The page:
The characterisation of ectodomain shedding of angiotensin-converting enzyme 2 (ACE2)

2017-05-26T07:52:08Z (GMT) by Lai, Zon Weng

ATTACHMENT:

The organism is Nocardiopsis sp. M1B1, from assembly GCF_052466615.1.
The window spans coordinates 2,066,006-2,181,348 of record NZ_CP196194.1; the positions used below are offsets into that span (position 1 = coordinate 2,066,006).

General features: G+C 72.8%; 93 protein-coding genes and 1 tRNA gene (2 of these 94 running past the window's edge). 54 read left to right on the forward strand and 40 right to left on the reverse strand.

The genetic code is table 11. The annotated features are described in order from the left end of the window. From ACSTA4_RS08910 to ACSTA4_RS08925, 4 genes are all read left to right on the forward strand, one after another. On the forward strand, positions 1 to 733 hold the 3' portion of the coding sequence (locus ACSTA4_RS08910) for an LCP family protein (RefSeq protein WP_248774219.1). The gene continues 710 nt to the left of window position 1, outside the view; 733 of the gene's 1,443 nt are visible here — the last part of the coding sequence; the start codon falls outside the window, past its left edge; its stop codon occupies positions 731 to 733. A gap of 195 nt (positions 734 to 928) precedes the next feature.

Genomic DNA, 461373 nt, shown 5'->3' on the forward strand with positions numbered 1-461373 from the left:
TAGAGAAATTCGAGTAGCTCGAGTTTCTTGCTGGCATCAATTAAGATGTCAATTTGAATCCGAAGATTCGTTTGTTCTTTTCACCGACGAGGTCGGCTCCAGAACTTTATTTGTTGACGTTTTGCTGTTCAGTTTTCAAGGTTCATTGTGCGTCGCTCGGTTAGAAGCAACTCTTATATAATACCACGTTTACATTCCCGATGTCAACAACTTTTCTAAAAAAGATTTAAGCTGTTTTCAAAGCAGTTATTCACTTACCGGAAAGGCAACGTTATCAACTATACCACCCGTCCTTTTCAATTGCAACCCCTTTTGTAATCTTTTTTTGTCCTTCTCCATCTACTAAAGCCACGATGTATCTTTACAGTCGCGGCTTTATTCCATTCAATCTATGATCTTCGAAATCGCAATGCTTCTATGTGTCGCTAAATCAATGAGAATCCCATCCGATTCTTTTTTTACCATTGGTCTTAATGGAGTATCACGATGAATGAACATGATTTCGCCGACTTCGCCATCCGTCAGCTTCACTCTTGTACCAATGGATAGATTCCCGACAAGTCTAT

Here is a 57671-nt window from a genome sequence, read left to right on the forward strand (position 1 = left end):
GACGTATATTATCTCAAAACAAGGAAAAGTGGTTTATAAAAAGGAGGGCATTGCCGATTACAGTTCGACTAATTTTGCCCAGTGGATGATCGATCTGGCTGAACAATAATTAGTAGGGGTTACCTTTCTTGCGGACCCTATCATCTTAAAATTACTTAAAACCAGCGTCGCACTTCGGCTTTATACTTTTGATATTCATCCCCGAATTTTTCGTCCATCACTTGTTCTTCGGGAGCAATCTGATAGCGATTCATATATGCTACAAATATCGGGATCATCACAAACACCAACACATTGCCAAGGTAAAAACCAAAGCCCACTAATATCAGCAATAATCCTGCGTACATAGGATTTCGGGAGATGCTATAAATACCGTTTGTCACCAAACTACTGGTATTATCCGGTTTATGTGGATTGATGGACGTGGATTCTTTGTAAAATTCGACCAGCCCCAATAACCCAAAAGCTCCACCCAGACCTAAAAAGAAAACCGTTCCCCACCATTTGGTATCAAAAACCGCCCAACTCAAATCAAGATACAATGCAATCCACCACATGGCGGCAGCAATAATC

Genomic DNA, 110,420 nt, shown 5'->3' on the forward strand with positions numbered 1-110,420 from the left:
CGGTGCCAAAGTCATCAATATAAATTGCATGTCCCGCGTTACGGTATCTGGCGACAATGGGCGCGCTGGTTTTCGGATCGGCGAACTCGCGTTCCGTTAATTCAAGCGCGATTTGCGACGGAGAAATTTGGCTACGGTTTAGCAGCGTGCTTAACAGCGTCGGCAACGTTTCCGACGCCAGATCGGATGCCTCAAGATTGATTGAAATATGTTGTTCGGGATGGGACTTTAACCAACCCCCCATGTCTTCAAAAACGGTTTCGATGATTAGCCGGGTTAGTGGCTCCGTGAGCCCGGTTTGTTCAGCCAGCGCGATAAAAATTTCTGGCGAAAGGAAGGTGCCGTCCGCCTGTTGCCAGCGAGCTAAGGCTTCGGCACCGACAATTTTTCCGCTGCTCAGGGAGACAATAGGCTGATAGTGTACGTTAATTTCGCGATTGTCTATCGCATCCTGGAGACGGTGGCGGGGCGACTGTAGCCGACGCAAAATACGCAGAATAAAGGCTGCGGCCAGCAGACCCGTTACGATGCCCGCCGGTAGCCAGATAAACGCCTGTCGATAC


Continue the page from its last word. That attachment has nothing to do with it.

Angiotensin-converting enzyme 2 (ACE2) is the only mammalian homologue of the well-characterised angiotensin-I converting enzyme (ACE). ACE2 shares 40% identity and 60% similarity in overall protein sequence with ACE. Like ACE, ACE2 is a type I integral membrane protein and a zinc dependent metalloprotease. ACE2 has recently been shown to undergo a proteolytic cleavage event, releasing an active soluble ectodomain. This cleavage-event is also commonly known as ectodomain shedding. The studies outlined in this thesis were designed to characterise the regulation of ACE2 ectodomain shedding, specifically looking at the interaction of this carboxypeptidase with calmodulin, potential site of cleavage mediated by tumour necrosis factor-α converting enzyme (also known as TACE or ADAM17), as well as the mechanism(s) responsible for the activation of this cleavage event. Calmodulin gel shift assays have showed that this calcium regulatory protein is able to bind to both peptides that mimic the cytoplasmic tail of ACE2. Furthermore, we showed that GST-calmodulin fusion proteins were successfully co-immunoprecipitated along with full-length ACE2, in vitro. By using increasing concentrations of the calmodulin specific inhibitor, trifluoroperazine and calmidazolium, we have observed increase in the shedding activity of ACE2 endogenously expressed in Huh-7 cells (n≥3, one-way ANOVA, P < 0.05). We also provided evidence that calmodulin-induced shedding of ACE2 in the Huh-7 cells were non-responsive to protein kinase C inhibitor, suggesting that the activation pathway for this shedding mechanism differs from that mediated by phorbol esters. To characterise the cleavage-secretion site for ACE2 ectodomain release, peptide mimetics of ACE2 juxtamembrane region were incubated with purified recombinant TACE for analysis by MALDI-TOF/TOF. Peptide fragment analysis showed that ADAM17 cleaves peptide mimetics between Arg708 – Ser709 bond. Shedding profiles of an ACE2 mutant in CHO-K1 and Huh-7 cells were carried out, indicating that Arg708 → Glu708 and double mutant Arg708/Arg710 → Glu708/Glu710 displayed increased shedding activity when stimulated by phorbol ester. Lastly, to explore the possibility that the phorbol ester (PMA) stimulated shedding could be a consequence of a G-protein coupled receptor activation, Huh-7 cells and HEK 293 cells expressing the AT1R receptor were transfected with ACE2 and treated with angiotensin peptides (angiotensin I and angiotensin II) in the presence of different angiotensin receptor antagonists. At various time points of angiotensin treatment, significant increases were observed in ACE2 shedding in cells treated with either angiotensin I or angiotensin II peptides. However when Huh-7 cells were incubated with the metabolically stable AT1 receptor agonist, L-162,313, we observed significant changes in cell morphology, suggesting the likeliness of cell death, and were also reflected in the gradual decrease in ACE2 activity detected in the medium. In summary these studies have provided strong evidence suggesting the involvement of calmodulin in regulating the ectodomain shedding of ACE2, an event which is independent of protein kinase C signaling pathway. We also propose that ADAM17 is able to cleave ACE2 between Arg708 – Ser709, and that AT1R receptor activation may lead to stimulation of ectodomain shedding in ACE2. Given that ACE2 has recently been shown to be the functional receptor for the severe-acute respiratory syndrome (SARS) coronavirus (SARS-CoV) and also its implications in cardiovascular, renal and respiratory regulations, these studies add to our knowledge of how the ectodomain shedding of this important membrane protein may be actually regulated.